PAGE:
St. Mary's Anglican Catholic Church

Diocese of the Midwest

There are several marks or characteristics of the Church of Christ, His Body. The Nicene Creed gives four—one, holy, Catholic, Apostolic. As noted earlier, The Church is holy first & foremost because Jesus Christ, the Head of the Church, is holy. Christ’s Church is also called catholic. The word catholic comes into English via Latin from the Greek word katholikos, meaning “universal,” itself based on the word katholou, meaning “on the whole” or “in general.” When applied to the Christian Church the term means that Christ’s Church is all-embracing or “universal” with reference to the wholeness or totality of its membership, inclusive of all who are truly united to Christ by Baptism & faith. Sadly, the term catholic is most often understood to refer primarily, if not exclusively, to those churches in communion with the bishop of Rome, commonly called “the pope,” as supposed head of the Church; and that hold to his particular doctrines, some of which are either not proved by or are even contrary to Holy Scripture.
Various churches, such as the Church of England in the 16th century, protested against such abuses of apostolic authority, and were dubbed “Protestants.” But as I hope to demonstrate below, “Catholic” and “Protestant” are not (necessarily) mutually-exclusive terms.

Rather than review centuries-old controversies to determine the nature & character of Christ’s Catholic Church, we instead will look at the account of the “birth” of the Church on the day of Pentecost found in The Acts of the Apostles, when the Holy Ghost was sent from heaven and lighted upon the Apostles and other disciples assembled at Jerusalem after Christ’s Ascension into heaven (for the Church is the work of the Holy Spirit). After the Apostle Peter preached the first sermon that day, speaking for (not above or over) all of Christ’s Apostles, St Luke tells us: Then they that gladly received his word were baptized: and the same day there were added unto them about three thousand souls. And they continued steadfastly in the apostles' doctrine and fellowship, and in breaking of bread, and in prayers. (Acts 2:41-42) Here the New Testament gives four marks of the Holy Catholic Church:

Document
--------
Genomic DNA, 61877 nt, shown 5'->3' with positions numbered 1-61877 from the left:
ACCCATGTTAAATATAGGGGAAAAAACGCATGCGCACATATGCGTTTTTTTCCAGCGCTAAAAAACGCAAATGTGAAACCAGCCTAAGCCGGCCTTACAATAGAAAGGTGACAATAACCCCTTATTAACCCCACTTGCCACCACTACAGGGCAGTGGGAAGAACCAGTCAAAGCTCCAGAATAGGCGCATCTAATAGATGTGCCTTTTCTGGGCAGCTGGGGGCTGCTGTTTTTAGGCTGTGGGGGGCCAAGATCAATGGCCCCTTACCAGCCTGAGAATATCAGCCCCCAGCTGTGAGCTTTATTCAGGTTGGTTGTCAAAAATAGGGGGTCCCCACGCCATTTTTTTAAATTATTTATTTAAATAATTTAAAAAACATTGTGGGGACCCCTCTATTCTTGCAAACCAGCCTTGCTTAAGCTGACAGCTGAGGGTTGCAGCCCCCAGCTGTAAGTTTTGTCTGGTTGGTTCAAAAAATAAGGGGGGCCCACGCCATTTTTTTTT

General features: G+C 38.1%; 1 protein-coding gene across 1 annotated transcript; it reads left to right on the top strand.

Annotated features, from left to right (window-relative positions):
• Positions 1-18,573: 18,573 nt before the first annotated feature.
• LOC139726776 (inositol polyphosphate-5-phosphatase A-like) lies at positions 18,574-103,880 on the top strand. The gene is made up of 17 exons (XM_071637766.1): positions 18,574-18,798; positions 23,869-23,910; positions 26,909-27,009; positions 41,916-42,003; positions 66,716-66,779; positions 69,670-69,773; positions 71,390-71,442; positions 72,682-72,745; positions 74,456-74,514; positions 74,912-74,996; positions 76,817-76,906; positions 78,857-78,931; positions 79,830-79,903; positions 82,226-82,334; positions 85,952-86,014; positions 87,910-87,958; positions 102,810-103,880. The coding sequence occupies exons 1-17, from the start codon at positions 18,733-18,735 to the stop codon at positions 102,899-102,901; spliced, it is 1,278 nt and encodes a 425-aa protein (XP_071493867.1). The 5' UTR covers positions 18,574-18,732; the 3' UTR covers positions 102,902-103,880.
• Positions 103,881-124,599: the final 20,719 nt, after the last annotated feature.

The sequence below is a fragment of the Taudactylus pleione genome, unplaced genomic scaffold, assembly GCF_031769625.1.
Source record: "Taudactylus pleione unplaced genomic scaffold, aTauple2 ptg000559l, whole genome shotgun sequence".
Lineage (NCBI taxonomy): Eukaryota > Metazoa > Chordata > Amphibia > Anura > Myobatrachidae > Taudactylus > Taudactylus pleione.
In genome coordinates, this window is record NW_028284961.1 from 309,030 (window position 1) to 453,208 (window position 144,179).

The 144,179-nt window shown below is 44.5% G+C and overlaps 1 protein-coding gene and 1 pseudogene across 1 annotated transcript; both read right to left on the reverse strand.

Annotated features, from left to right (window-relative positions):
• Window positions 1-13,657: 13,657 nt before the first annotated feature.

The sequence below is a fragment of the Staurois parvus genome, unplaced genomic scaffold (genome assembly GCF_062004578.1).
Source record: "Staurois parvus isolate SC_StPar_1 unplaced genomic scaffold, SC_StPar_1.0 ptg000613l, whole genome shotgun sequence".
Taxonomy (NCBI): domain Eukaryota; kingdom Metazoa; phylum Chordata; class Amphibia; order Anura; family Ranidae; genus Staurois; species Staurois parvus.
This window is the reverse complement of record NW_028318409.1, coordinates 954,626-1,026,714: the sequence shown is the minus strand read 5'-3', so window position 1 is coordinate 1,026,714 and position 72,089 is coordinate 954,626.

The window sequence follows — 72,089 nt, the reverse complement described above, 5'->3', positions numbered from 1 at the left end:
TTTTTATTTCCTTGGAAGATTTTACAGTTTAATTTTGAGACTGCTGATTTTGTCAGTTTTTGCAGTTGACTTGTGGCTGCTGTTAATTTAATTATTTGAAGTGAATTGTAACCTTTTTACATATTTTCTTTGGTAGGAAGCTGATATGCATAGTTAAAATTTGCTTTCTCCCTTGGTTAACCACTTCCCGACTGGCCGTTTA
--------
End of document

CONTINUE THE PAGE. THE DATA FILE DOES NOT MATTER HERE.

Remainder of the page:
1) Continuing steadfastly in the teaching/doctrine of Christ’s Apostles. The Church is built upon “the rock,” the apostolic confession, that Jesus Christ is the Son of God, the Church’s one foundation, which God alone had revealed to the Apostles. (St Matthew 16:17-18) The teaching/doctrine of Christ’s Apostles is found first in the Holy Scriptures (in both Old & New Testaments); and it is encapsulated in the three Creeds and preserved & proclaimed through the on-going witness of the Church. (See esp 1 Corinthians 15:1-6; 2 Titus 3:15-16; 1 St Peter 2:6; 2 St Peter 1:19-21; Jude 3)

2) Receiving & administering the sacraments of Baptism & Holy Communion: After His Resurrection, Christ Commanded His Apostles, and through them the Church, that they should teach all nations, baptizing them in the name of the Father, and of the Son, and of the Holy Ghost (St Matthew 29:19; for as Christ told Nicodemus, Except a man be born again, he cannot see the kingdom of God.(St John 3:3)At the Last Supper He commanded that they should bless the bread and the cup of the Eucharist in perpetual remembrance of His death & Passion, and partake in the Communion of His Body & Blood. (See esp 1 Corinthians 11:23-26) And so new life in the Body of Christ, His Church, is begun & sustained through the sacraments of Baptism & Holy Communion, though the power of the Word of God and the Holy Ghost.

3) Abiding in the fellowship or communion of Christ’s Apostles: As the Apostles proclaimed the Gospel in accordance with Christ’s Great Commission, they established local churches in all the places where the preached, which they continued to oversee until their deaths. As we learn from the New Testament, St Paul ordained elders or priests (presbyteros) to rule these local churches. (See esp Acts 15:4, 6, 22, 23; 16:4; 20:17-36) and he appointed successors in the apostolic ministry, such as SS Timothy & Titus, to oversee the churches he founded through his apostolic preaching & witness after he and the other Apostles departed this life. We know also that the Apostles appointed ministers called deacons, who were charged primarily with care & protection of the poor in the churches. (Acts 6) And so, the three orders of bishops, priests, & deacons emerged in the Catholic Church by apostolic authority under the guidance of the Holy Spirit. These ministries are empowered by particular gifts of the Holy Ghost. But each & every member of the Body exercises one or more of these gifts or ministries as befits his/her own particular vocation & ministry. But though the Body of Christ, the Church, has many members, there is only one Head, which is Jesus Christ; just as there is only One Vine, giving life to many branches. (See esp St John 15:1-8; 1 Corinthians 12:3-31a; Ephesians 4:4-13) The fellowship of the Apostles is ultimately fellowship with Jesus Christ, not primarily with one or more of them.

​4) Continuing steadfastly in (the) prayers of the Church: This refers not only to private prayer, which is of course important, but to the public or corporate prayers of the Church as enshrined particularly in the Daily Offices of the Morning & Evening Prayer and the Great Litany. The focus of this service is the praise & glory of God as expressed primarily in psalms & hymns; and prayer that God through the Holy Spirit would cleanse & defend His Church; and that all who profess His Holy Name may agree in the truth of His Holy Word, and live in unity & godly love.